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I sing in a choir and most of us are Spanish speakers. We're singing The First Noel, and last night someone questioned whether we should say "the East" pronounced as "thuh East" or "thee East."

The lyrics read:

They looked up and saw a star
shining in the East beyond them far
And to the earth it gave great light
And so it continued both day and night.

I looked up the rule, and it's not clear to me, as I cannot identify whether the 'e' in East is considered a consonant or a vowel sound. Compare 'East' and 'earth'. In the latter, it is clear that the pronunciation should be "thee earth", but the sound of 'e' in 'East' is different, so what should it be?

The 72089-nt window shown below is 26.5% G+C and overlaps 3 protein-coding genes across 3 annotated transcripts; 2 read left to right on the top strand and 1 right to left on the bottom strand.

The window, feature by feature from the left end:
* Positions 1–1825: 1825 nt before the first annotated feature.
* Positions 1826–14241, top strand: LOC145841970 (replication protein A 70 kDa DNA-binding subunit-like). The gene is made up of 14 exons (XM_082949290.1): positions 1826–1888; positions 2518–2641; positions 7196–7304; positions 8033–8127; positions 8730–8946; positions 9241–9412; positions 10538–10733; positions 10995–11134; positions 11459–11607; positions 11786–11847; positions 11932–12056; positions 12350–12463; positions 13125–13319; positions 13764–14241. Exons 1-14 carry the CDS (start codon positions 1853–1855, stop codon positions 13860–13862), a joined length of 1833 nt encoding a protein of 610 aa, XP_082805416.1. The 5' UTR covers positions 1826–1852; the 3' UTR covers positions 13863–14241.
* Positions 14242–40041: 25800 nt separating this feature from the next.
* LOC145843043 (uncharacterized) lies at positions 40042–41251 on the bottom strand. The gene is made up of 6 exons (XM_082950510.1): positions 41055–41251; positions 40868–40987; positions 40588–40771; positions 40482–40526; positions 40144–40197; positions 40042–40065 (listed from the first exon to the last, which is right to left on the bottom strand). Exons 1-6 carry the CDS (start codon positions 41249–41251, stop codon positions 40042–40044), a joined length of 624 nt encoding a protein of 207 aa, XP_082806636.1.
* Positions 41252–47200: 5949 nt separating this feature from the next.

Also, when I looked up the song sang by other choirs, they say "thee East."

Can you please help and provide the rule that should be followed in this specific case or is it a case of poetic license?

marked as duplicate by Hellion, Edwin Ashworth, Davo, AndyT, Skooba Nov 9 '17 at 22:01

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Case of poetic license

I’m a native English speaker and have sung that carol most of my life

When we sing it it’s most like: Thee ee-eest

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"East" begins with a vowel sound. You say "Thee East", not "Thuh East". You would say "Thuh West"

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